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Psychopharmacology

, Volume 73, Issue 2, pp 120–125 | Cite as

Effects of lithium on behavioral reactivity: Relation to increases in brain cholinergic activity

  • Roger W. Russell
  • Robert Pechnick
  • Richard S. Jope
Original Investigations

Abstract

Suppression of behavior accompanying increased ACh synthesis in the brain might account, at least in part, for the preferred use of lithium in antimanic therapy. Three experiments using rats as subjects were designed to test hypotheses about relationships among lithium, ACh synthesis and behavior. Experiment 1 established that hyporeactivity and greater exploratory behavior occurred in animals under LiCl treatment conditions shown to stimulate cholinergic activity in brain. Experiment 2 provided evidence of significant differences between controls and animals on the LiCl diet. Groups tested after 1 or 2 days of LiCl showed the decrease in reactivity to successive presentations of a loudd auditory stimulus which characterizes the normal process of habituation. Groups tested after 5 or 10 days of LiCl showed no evidence of habituation, their reactivity throughout the period of stimulation being at a level attained by the other groups when habituation reached its final asymptote. Experiment 3 established that effects of LiCl treatment were not manifested in all aspects of behavior: there was no evidence of impairment of motor activity or coordination; no analgesia; no impairment in sensory input nor in acquisition of new behaviors. The effect of the LiCl treatment was not complete inhibition but instead suppression of reactivity to environmental stimulation under conditions shown previously to increase cholinergic activity in brain.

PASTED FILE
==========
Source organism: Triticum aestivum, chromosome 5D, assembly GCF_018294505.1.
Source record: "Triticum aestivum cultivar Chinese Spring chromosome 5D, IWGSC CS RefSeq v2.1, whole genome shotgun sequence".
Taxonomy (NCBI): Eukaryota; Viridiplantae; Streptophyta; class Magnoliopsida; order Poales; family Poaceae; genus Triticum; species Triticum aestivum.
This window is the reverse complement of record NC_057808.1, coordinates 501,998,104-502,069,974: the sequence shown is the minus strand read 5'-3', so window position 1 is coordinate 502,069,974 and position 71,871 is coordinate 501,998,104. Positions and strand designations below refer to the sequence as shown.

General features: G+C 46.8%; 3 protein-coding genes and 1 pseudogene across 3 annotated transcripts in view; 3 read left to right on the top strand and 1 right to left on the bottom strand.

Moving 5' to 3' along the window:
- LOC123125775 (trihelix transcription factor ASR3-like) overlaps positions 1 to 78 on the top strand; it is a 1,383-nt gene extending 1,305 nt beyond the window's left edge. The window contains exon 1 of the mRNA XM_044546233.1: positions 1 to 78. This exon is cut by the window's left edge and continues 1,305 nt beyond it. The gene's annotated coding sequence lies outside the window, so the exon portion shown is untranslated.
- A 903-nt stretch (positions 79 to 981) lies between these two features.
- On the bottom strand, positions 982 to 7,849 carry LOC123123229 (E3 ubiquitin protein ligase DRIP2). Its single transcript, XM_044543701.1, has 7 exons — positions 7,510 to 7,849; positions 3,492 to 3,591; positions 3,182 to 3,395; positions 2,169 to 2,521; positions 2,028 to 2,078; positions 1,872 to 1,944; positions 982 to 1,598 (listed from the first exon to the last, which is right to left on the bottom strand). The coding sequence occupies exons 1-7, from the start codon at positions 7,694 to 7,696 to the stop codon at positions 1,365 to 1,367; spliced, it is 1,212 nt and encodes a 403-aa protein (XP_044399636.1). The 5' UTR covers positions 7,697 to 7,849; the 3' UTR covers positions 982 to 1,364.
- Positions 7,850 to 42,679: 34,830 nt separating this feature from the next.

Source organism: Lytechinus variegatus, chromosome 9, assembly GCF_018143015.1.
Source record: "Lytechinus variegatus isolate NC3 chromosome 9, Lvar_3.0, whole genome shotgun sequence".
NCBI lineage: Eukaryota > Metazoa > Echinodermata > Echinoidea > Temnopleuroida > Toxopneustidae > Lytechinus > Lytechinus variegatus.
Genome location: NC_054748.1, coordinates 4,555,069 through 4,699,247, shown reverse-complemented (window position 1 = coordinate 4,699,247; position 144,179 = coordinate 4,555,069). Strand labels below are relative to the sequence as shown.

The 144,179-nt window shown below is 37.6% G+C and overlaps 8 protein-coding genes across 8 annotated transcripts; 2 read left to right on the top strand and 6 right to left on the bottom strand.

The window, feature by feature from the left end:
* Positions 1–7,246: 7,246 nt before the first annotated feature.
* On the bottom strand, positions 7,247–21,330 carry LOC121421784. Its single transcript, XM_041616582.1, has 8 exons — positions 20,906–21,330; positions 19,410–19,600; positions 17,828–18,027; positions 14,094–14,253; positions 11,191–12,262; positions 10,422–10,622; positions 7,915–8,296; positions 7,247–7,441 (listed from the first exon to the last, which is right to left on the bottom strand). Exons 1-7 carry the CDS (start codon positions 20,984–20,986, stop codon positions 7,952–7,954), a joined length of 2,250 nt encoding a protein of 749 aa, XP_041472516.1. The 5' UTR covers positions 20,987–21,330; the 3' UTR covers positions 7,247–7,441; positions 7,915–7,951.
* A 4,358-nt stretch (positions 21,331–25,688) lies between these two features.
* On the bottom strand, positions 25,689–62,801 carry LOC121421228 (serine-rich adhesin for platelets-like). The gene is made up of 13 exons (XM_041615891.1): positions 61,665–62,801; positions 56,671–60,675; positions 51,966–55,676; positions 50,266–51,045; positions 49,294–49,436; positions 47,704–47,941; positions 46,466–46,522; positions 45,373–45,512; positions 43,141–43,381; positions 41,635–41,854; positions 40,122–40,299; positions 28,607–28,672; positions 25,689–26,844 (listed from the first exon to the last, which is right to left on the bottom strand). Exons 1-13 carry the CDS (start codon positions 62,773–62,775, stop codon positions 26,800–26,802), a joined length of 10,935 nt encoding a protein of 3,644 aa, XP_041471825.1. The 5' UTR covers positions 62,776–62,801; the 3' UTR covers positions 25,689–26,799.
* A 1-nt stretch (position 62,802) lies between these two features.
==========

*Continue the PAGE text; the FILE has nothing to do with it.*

Key words

Lithium Acetylcholine Cholinergic activity Mania Habituation Exploratory behavior Reactivity 

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Copyright information

© Springer-Verlag 1981

Authors and Affiliations

  • Roger W. Russell
    • 1
    • 2
  • Robert Pechnick
    • 1
    • 2
  • Richard S. Jope
    • 1
    • 2
  1. 1.Department of Pharmacology, School of MedicineUniversity of CaliforniaLos AngelesUSA
  2. 2.the Brain Research InstituteUniversity of CaliforniaLos AngelesUSA

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